We are a two young guys – an IT Technic an and an architecture student. Tom (architecture student) was (ostensibly) in Iceland to photograph the many unique and wonderful church buildings to be seen in Iceland whilst I was there mainly for the ride – happy to take Tom’s architectural studies as an excuse to see the land of fire and ice.
Our mission was to get as far around Iceland as possible whilst also fully enjoying the spectacular sites on offer (whilst photographing church buildings of course). The first day we traveled through the gorgeous mountain scenery of the Golden Circle intending to reach the beautiful Seljalandsfoss by nightfall.
We succeeded and decided to camp as near as we could – looking forward to exploring more in the morning. Having made this decision we played Dobble (a game of observation, speed and reflexes – google it!) and slept warm and soundly (big kudos to whoever designed the camper’s heating system) until morning.
We awoke next morning to see the falls look even more stunning than they had the previous evening and we spent more time than intended simply enjoying it, filming and taking photos before heading off to our next objective – Fjaðrárgljúfur canyon (I have absolutely no idea how that is pronounced).
We were freezing and wind-swept but the photos speak for themselves – the view was out of this world. We explored the river Fjaðrá that winds its way through the canyon and tasted of its waters – I don’t know why but there is something that feels special about drinking river-water direct. It’s cool, clear freshness easily rivaling bottled water in the UK.
We decided to head straight to Höfn in order to top up on fuel and enjoy the sites from the road – glaciers, icebergs, fields that look like giants had been there playing tiddlywinks with boulders, moss-covered fields that looked like the lava was still bubbling beneath the surface and scenery that simply defies description.
Approaching the Vatnajökull National Park was stunning. We could see the mountains in the distance before we passed into them as though entering some gigantic gate. We arrived at Höfn late and I made the mistake of parking in the camp site atop some elevated ground. Tom slept fine – I, on the other hand, was waked by the sound of what for all the world sounded like a hurricane and I slightly feared for our lives.
But we lived! and the next day saw us stocking up on food and resources. Readers who are interested in architecture may want to visit the pyramid-shaped Bjarnaneskirkja just outside Höfn. It’s quirky shape and unexpectedly-shaped entrance were delightful and we spent considerable time there – time we couldn’t really afford as it turned out.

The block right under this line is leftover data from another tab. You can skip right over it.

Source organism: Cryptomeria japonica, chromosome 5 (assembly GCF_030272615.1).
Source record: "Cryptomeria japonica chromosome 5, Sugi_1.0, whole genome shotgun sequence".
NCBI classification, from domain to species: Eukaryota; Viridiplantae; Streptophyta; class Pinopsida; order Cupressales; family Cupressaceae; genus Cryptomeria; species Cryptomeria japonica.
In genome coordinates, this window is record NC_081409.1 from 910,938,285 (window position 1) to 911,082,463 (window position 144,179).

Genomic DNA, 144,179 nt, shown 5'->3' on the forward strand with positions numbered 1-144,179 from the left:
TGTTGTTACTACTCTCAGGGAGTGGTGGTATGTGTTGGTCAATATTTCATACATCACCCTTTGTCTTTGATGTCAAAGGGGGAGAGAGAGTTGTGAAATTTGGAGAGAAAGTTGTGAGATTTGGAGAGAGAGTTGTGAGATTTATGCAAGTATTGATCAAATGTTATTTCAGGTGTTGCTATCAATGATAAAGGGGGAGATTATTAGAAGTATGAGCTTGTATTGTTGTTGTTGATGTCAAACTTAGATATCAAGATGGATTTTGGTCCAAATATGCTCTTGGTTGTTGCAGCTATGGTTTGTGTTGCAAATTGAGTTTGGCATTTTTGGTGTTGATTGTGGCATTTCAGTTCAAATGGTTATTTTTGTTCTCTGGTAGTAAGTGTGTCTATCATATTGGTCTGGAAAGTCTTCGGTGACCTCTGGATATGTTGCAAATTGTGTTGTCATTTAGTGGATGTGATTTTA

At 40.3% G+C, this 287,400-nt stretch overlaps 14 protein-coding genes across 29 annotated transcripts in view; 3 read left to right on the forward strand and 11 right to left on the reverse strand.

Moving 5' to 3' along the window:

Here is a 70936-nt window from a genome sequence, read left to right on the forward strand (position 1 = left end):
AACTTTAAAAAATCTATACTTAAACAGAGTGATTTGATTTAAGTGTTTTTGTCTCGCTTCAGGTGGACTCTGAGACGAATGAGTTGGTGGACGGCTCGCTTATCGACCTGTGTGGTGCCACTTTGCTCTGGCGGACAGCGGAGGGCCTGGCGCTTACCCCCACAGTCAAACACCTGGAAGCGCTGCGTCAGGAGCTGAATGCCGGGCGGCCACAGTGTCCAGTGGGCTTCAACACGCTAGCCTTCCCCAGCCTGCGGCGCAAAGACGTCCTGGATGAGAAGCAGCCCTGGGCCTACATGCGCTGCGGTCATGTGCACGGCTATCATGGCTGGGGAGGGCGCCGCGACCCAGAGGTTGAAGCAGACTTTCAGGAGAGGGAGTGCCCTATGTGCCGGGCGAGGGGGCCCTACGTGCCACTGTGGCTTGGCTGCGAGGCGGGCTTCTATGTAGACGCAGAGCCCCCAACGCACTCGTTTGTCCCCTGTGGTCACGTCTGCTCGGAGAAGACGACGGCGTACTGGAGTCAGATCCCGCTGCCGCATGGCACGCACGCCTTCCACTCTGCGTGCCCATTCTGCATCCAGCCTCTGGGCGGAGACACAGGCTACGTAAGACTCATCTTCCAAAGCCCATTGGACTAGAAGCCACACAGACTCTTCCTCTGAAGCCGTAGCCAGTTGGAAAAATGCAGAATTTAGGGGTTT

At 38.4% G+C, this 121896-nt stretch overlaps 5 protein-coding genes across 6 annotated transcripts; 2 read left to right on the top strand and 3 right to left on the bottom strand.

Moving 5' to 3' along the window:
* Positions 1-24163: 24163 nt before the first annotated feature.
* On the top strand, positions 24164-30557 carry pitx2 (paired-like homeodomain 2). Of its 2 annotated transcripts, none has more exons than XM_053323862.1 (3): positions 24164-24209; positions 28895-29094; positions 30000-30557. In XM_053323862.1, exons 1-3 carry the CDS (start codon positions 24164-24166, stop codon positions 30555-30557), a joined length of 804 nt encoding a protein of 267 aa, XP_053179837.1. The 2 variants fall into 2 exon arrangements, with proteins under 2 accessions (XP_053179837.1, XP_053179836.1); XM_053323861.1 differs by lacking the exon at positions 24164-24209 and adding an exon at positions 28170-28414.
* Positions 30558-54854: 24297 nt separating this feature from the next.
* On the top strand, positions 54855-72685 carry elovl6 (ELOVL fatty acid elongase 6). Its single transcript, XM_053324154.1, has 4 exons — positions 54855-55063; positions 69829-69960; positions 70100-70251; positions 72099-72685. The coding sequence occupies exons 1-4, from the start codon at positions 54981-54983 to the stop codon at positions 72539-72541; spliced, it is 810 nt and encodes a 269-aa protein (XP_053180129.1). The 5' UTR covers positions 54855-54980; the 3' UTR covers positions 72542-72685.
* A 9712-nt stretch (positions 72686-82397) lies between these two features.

We had booked a tour of an ice cave and glacier in the Vatnajökull National Park and we were blissfully unaware that Glacier Guides request that those on the tour arrive a half-hour before the tour was due to leave at 1.30pm. At 1.25pm we rolled up into the car park before a frantic couple of minutes were spent first persuading the guides to let us on the bus before having crampons, waterproofs and helmets thrown on our persons and a mad scramble onto the (pretty much) moving bus.
Panic over, we were able to enjoy the scenery that was, as we had come to expect, spectacular. Vatnajökull glacier was a privilege to climb – the ice-lagoon we visited was worth the tour price alone – no picture does it justice. I was also pleased to learn a new word – a moulin, referring to the truly terrifying shafts frequently found in glaciers. Often covered in snow/ice, an unsuspecting climber may fall into one of these and fall tens, perhaps even hundreds of meters. With this cheery possibility in mind we kept close to our guides’ footprints.
We descended back to sea level and re-traced our steps back in order to visit the icebergs of Jökulsárlón. This is a must-see for anyone visiting this part of Iceland so be sure to schedule significant time here! The icebergs were really cool – ice-cold in fact – and there were seals! We happily stayed there until evening before embarking on a late-night journey to the mighty Skógafoss waterfall.
When we arrived we could hear the waterfall but could see nothing in the pitch blackness. It was not till morning that we saw the true wonder of Skógafoss. The nearby hotel was helpful in providing us with change so that we (I mean ‘I’) could take advantage of the shower which I much appreciated (Tom was content to simply remain looking like he had gone through a hedge backwards and taken a few wrong turnings on the way) before climbing and taking extensive pictures of the stunning waterfall – complete with lovely rainbow at its misty base. (This seems a good point, by the way, to say that the Wi-Fi included with the van was crazy! It was quite an experience to be literally half way up a mountain in the wilderness and yet still able to happily surf the web!)
The final leg of our camper trip was a quest to see The Great Geysir and the hot pools of The Secret Lagoon. The sights were awesome, the smell was not. The mist and steam from the boiling bubbling pools look great in a picture but so much up the nose. Nevertheless, it was a privilege to see these great wonders of nature.
There is not much to add and I’ll save you a description of the tense journey back through the Golden Circle where we feared that our fuel would not hold out – it did and we safely made it to the nearest fuel station where we re-fueled and returned our camper on schedule.
All in all, it was an amazing experience and the memory of it will stay with us for a long time. Thank you so much for an amazing time.